Movie Lies: Titanic Designers Didn’t Cut the Number of Lifeboats For Looks
We all know that the big reason so many (mostly poor) people died after the Titanic lost its fight with that iceberg is because the greedy executives of the White Star Line didn't want to pay for enough lifeboats to rescue everyone in the event of a disaster because they didn't want the deck to look too cluttered and foolishly believed that there was no way their ship could sink. It's in the movie, so it must be true, but more importantly, it completely tracks with what we know about rich assholes.
And it's completely false.
For one thing, according to the accepted procedure at the time, lifeboats were never meant to carry everyone on a ship at one time. They existed to travel back and forth, carrying small groups of passengers to a rescue ship, kind of like how you bring your groceries in from the car. lifeboats were never meant to carry everyone on a ship at one time., but it was famously the biggest ship ever built at that time, and the people in charge simply failed to take that into account when they were making contingency plans.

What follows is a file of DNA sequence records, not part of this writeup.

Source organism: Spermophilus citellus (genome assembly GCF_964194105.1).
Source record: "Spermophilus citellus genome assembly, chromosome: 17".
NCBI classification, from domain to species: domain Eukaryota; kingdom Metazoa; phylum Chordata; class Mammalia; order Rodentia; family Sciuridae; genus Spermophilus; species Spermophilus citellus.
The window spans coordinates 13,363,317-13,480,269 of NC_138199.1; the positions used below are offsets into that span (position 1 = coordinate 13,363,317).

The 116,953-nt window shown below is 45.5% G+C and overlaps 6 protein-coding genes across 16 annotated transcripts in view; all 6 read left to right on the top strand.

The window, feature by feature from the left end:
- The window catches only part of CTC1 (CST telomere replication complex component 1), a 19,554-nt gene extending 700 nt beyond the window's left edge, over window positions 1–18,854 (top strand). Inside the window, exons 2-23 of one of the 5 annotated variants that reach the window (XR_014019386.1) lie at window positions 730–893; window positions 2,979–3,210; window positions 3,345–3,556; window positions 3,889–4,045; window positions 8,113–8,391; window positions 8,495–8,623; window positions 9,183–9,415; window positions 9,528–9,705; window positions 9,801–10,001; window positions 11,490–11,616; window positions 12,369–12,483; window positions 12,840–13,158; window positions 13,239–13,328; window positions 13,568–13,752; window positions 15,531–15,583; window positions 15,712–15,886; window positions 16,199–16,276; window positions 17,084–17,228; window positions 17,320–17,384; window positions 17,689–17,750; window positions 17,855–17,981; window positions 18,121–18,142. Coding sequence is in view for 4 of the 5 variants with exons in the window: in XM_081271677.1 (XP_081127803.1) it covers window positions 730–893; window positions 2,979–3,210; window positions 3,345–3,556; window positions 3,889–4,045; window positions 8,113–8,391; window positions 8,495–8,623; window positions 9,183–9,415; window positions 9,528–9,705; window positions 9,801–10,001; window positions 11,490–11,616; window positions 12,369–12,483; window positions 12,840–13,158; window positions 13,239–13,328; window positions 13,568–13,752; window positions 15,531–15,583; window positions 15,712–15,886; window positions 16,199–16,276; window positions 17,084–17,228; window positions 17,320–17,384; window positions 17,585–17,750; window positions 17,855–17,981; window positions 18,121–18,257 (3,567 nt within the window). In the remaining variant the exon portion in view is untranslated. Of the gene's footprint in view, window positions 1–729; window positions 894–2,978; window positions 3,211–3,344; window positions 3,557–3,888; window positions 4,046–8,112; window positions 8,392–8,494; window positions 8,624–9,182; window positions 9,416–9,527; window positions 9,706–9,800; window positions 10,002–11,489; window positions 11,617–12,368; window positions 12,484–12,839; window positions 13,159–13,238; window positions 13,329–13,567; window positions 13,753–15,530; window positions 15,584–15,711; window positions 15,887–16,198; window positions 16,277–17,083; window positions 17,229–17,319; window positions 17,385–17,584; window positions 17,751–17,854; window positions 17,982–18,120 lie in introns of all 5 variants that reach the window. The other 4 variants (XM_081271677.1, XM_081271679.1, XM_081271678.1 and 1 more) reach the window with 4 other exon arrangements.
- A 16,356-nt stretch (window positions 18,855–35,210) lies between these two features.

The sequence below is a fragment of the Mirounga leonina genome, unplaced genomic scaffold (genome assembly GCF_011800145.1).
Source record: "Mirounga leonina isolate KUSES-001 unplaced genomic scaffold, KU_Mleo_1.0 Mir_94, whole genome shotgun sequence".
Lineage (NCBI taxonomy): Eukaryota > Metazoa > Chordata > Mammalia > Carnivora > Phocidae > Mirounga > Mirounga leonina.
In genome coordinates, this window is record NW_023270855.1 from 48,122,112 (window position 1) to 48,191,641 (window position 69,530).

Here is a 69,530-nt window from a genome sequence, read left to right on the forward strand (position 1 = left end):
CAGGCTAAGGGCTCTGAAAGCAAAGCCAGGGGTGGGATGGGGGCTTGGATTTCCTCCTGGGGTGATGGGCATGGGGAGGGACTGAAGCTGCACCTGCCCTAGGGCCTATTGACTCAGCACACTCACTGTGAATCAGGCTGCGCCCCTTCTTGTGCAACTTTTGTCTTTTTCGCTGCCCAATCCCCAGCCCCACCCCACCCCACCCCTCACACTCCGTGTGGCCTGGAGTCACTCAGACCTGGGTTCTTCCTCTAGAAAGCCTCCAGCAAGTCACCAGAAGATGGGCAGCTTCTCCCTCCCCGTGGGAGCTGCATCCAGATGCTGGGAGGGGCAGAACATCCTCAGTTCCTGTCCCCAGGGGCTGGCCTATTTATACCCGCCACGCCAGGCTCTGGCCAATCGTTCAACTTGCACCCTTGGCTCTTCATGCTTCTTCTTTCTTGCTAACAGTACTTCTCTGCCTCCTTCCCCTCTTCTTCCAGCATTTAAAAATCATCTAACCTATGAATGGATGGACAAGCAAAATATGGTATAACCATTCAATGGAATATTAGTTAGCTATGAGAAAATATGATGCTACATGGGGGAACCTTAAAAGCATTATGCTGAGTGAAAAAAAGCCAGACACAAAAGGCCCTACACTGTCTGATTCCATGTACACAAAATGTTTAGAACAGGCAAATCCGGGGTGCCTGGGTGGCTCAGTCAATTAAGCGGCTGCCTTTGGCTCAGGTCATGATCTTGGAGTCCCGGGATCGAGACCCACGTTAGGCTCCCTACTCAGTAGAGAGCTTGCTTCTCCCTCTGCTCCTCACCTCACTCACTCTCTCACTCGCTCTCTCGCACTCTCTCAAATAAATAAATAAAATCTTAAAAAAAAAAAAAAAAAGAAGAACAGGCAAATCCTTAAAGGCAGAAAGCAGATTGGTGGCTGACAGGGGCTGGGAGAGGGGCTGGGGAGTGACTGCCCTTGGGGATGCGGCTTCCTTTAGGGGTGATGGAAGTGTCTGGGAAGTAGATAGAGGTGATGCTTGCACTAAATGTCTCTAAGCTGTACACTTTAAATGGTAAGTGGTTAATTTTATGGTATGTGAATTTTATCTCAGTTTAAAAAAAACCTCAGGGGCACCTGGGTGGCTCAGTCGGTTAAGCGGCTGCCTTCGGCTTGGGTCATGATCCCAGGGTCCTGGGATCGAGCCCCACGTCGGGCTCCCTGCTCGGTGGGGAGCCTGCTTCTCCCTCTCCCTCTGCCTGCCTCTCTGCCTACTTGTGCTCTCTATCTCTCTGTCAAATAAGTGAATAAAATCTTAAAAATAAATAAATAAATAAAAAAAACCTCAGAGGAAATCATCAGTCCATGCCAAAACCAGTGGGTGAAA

Well, one guy did -- Alexander Carlisle, the managing director of the shipyard where Titanic was built, recommended that White Star head Bruce Ismay (you know, the snivelly mustached guy in the movie) double his lifeboat fleet ...
... but far from arrogantly dismissing his concerns, Ismay earnestly responded that he'd take Carlisle's concern to the Board of Trade. And he did. And they said it wasn't necessary. That's because they hadn't updated their regulations in almost 20 years and likewise failed to consider doing so in the case of an unprecedented ship. The Titanic actually had more lifeboats than they were legally required to carry.
That's not to say no errors were made where the lifeboats were concerned. Titanic's staff was poorly trained in their use, so there was never a chance the whole thing wasn't going to resemble a group of kindergarteners trying to pilot a caravan, no matter how many lifeboats they had. The hubris of man was a lot more interesting to James Cameron than the garden-variety incompetence of man, though, and Ismay has kind of unfairly paid the price. Don't worry: He could afford it.
Manna, regrettably, has a Twitter.
Top image: F.G.O. Stuart/Wikimedia Commons